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We have uploaded the audio from the most lucid of our three phone calls with the Canadian Firearms Centre and it can be found here:


Original Story:

The RCMP have made statements indicating there may be internal machinations working to declare that all Ruger 10/22 magazines capable of holding more than 10 rounds are now prohibited devices. This definition is the result of the RCMP determining that all 10/22 magazines are “inherently designed for the [10/22] handgun.”

Calibre learned of the story through the following release from the Moncton Fish & Game Club, and confirmed the story through a series of three phone calls to the Firearms Centre to ensure the consistency of the information we were being told. The press release follows, with our own information gleaned from the trio of phone interviews below.

“The Moncton fish & Game Association (MFGA) has just learned today, that ALL large capacity magazines (more than 10 rounds) for the Ruger 10/22 are now considered Prohibited Devices under the Firearms Act.

From what we have been told at the moment, these large capacity magazines will fit certain specific handguns (pistols) thereby creating a situation where the pistol capacity now exceeds the 10 round limit on handguns. Individuals, who for an example, have a Butler Creek 25 round magazine for their 10/22 must now have the magazine “pinned” to 10 rounds, leave the magazine at home, or turn it in for destruction by the RCMP.

This does not affect those with Remington rim fire rifles or other manufacturers. Apparently this is unique to the Ruger 10/22.

Our Range Manager has been in contact with the RCMP-CFO and some form of official notification will be forthcoming in the weeks ahead. As soon as we get official word we will pass it along. We advise our Association members not to use or destroy the large capacity magazines for their 10/22s until we get the official wording and more technical information from the RCMP-CFO.

The MFGA wants to thank Green Diamond Outfitters for letting us know about this new regulation as they received a visit from the CFO earlier today, and were required to pull some inventory from their shelves in order to not violate the new regulations.

Apparently Cabela’s and Bass Pro were going to be visited by the RCMP as well to review their stock.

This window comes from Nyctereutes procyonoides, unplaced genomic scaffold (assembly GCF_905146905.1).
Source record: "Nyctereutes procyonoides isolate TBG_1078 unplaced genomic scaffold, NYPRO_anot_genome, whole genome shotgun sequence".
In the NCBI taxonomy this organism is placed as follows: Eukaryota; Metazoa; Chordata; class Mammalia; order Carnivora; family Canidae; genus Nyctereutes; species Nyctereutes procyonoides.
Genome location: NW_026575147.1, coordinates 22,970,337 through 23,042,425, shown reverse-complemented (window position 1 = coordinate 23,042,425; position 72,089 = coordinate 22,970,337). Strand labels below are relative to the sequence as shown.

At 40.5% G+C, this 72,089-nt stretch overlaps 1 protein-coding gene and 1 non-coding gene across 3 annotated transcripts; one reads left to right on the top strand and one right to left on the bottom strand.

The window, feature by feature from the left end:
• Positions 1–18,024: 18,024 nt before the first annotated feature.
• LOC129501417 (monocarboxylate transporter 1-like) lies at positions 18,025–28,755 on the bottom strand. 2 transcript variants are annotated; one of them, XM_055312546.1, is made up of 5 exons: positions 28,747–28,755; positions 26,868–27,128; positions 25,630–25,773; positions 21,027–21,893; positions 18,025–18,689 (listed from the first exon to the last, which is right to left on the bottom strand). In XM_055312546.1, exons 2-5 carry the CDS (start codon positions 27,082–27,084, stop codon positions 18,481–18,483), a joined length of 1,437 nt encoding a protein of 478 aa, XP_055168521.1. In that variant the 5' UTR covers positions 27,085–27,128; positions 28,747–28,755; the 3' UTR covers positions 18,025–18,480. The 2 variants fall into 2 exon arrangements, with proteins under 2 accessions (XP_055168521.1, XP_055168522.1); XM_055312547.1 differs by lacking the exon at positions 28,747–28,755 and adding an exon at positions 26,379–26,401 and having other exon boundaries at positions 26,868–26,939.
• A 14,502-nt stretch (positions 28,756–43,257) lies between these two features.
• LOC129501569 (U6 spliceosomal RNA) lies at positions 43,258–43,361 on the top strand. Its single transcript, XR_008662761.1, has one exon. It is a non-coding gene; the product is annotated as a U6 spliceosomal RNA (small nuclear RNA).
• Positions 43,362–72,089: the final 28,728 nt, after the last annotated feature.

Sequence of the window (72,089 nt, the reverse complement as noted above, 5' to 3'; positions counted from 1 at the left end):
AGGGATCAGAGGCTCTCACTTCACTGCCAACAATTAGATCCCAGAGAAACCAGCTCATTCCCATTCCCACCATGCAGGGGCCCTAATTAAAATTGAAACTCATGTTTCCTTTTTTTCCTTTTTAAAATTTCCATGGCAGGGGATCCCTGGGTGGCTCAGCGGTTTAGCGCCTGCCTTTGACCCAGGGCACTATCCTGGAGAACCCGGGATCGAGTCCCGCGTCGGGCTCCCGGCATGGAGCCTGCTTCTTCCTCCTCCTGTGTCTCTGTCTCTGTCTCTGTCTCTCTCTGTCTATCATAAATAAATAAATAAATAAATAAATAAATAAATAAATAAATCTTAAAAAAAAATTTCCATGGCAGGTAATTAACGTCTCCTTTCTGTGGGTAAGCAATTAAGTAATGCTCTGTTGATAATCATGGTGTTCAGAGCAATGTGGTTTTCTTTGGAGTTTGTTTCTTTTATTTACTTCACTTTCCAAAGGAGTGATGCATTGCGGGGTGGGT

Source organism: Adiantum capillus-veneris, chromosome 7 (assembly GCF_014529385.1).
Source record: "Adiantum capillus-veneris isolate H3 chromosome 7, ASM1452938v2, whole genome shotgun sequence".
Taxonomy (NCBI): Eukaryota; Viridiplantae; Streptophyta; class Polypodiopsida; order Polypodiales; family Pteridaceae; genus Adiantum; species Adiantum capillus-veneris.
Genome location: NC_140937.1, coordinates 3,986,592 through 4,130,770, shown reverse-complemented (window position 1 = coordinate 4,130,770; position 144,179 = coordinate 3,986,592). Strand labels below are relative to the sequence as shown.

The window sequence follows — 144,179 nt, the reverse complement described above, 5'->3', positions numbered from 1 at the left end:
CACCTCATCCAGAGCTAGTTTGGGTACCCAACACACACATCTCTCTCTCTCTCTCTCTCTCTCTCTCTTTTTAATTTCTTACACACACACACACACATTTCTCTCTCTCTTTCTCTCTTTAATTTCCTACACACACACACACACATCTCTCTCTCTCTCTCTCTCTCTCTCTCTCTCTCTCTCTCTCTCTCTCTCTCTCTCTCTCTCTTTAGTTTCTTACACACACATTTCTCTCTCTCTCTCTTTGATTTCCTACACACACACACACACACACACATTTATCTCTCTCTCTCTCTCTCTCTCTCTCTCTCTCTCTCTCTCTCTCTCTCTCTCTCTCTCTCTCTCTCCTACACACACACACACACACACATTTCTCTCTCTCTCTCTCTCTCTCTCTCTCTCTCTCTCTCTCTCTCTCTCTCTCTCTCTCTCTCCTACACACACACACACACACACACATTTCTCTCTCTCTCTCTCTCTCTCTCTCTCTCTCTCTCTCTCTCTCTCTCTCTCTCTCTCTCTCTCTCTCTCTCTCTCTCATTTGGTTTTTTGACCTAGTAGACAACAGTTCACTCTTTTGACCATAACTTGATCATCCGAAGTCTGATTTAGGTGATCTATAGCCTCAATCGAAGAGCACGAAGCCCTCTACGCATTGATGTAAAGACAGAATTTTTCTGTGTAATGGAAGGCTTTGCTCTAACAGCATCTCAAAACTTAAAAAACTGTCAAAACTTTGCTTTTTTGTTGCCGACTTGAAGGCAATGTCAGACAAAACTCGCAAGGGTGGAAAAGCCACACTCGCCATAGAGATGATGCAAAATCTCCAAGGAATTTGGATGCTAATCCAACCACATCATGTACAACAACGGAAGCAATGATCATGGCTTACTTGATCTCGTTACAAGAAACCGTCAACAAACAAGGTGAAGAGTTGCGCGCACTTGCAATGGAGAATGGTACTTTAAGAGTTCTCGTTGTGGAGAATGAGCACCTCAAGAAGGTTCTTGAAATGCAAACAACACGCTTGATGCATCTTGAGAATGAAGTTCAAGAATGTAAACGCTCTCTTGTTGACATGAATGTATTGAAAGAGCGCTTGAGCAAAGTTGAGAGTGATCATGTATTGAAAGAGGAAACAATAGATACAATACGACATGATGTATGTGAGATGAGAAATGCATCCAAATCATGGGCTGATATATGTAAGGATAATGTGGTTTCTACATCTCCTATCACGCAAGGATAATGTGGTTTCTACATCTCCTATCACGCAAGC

We are providing this information as a courtesy in order to ensure people do not run afoul of the law.

Robert Snider
Moncton Fish & Game Association”

In our own follow up research, we have learned that distributors of some 10/22 magazines, such as the GSG drum magazine, have not been informed of this change. The distributor of the popular Butler Creek Hot Lips and Steel Lips magazines was unavailable for comment at the time of writing. Furthermore, we have learned not all retailers have been made aware of the change, with many independent gun retailers still currently stocking the effected magazines. However, larger national chains such as Cabela’s were informed, and as such have pulled all effected magazines from store inventory.

Unfortunately no public bulletin has been released, but staff at the Canadian Firearms Centre have been furnished with what we can only assume is an early draft of the bulletin, which clarifies the RCMP position that all 10/22 magazines are handgun and was read to Calibre staff in precisely the same manner in a trio of phone calls to the CFC earlier today: “Were .22 calibre long rifle magazines originally designed for rifles? No. .22 calibre long rifle magazines originally designed for 10/22 platform rifles are also inherently designed for the handgun.”

The logic here is grossly negligent, ignoring the simple fact many of the 25-round capacity 10/22 magazines predate the 10/22 Charger pistol’s creation, which in turn creates an obvious conflict with the existing Bulletin 72 that clearly states “that the maximum permitted capacity of a magazine is determined by the physical characteristics of the firearm it is designed or manufactured for.” In other words, a magazine designed in the 1970s for a rimfire carbine cannot possibly be considered “designed” for a handgun that first appeared in 2007. At least, not without Marty McFly involved.

However, due to the lack of formal public notice in the form of a Special Bulletin or otherwise, and the unchanged status of the legal regulations, Tony Bernardo and the CSSA suggests anyone in possession of a potentially effected magazine await further instructions.

We will be in contact with additional resources over the coming days and will continue to stay on this story until it is resolved.